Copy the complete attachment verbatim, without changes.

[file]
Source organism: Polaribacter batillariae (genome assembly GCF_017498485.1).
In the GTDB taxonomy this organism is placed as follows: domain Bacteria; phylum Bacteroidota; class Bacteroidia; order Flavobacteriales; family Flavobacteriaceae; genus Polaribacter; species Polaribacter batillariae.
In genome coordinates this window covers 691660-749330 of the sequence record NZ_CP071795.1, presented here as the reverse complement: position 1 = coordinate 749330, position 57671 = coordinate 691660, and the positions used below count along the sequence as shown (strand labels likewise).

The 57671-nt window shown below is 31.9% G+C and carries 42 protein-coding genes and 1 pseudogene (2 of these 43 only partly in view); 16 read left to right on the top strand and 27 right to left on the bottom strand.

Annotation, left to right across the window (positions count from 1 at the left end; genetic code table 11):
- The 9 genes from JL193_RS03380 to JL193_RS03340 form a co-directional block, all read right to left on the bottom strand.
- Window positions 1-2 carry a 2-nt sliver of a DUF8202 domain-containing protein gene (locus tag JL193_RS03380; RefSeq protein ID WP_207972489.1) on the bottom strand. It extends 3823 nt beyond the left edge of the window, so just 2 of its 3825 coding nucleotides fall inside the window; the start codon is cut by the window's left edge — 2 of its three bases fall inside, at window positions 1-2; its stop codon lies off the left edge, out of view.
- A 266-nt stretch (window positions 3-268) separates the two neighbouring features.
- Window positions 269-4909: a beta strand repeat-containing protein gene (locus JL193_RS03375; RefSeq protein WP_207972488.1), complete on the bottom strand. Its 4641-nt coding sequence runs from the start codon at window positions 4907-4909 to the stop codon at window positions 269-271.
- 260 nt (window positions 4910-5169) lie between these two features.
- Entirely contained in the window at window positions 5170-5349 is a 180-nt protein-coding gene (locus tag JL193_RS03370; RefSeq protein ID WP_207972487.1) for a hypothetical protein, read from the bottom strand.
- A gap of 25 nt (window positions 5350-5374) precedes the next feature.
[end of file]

Source organism: Polaribacter batillariae (genome assembly GCF_017498485.1).
In the GTDB taxonomy this organism is placed as follows: domain Bacteria; phylum Bacteroidota; class Bacteroidia; order Flavobacteriales; family Flavobacteriaceae; genus Polaribacter; species Polaribacter batillariae.
In genome coordinates this window covers 691660-749330 of the sequence record NZ_CP071795.1, presented here as the reverse complement: position 1 = coordinate 749330, position 57671 = coordinate 691660, and the positions used below count along the sequence as shown (strand labels likewise).

The 57671-nt window shown below is 31.9% G+C and carries 42 protein-coding genes and 1 pseudogene (2 of these 43 only partly in view); 16 read left to right on the top strand and 27 right to left on the bottom strand.

Annotation, left to right across the window (positions count from 1 at the left end; genetic code table 11):
- The 9 genes from JL193_RS03380 to JL193_RS03340 form a co-directional block, all read right to left on the bottom strand.
- Window positions 1-2 carry a 2-nt sliver of a DUF8202 domain-containing protein gene (locus tag JL193_RS03380; RefSeq protein ID WP_207972489.1) on the bottom strand. It extends 3823 nt beyond the left edge of the window, so just 2 of its 3825 coding nucleotides fall inside the window; the start codon is cut by the window's left edge — 2 of its three bases fall inside, at window positions 1-2; its stop codon lies off the left edge, out of view.
- A 266-nt stretch (window positions 3-268) separates the two neighbouring features.
- Window positions 269-4909: a beta strand repeat-containing protein gene (locus JL193_RS03375; RefSeq protein WP_207972488.1), complete on the bottom strand. Its 4641-nt coding sequence runs from the start codon at window positions 4907-4909 to the stop codon at window positions 269-271.
- 260 nt (window positions 4910-5169) lie between these two features.
- Entirely contained in the window at window positions 5170-5349 is a 180-nt protein-coding gene (locus tag JL193_RS03370; RefSeq protein ID WP_207972487.1) for a hypothetical protein, read from the bottom strand.
- A gap of 25 nt (window positions 5350-5374) precedes the next feature.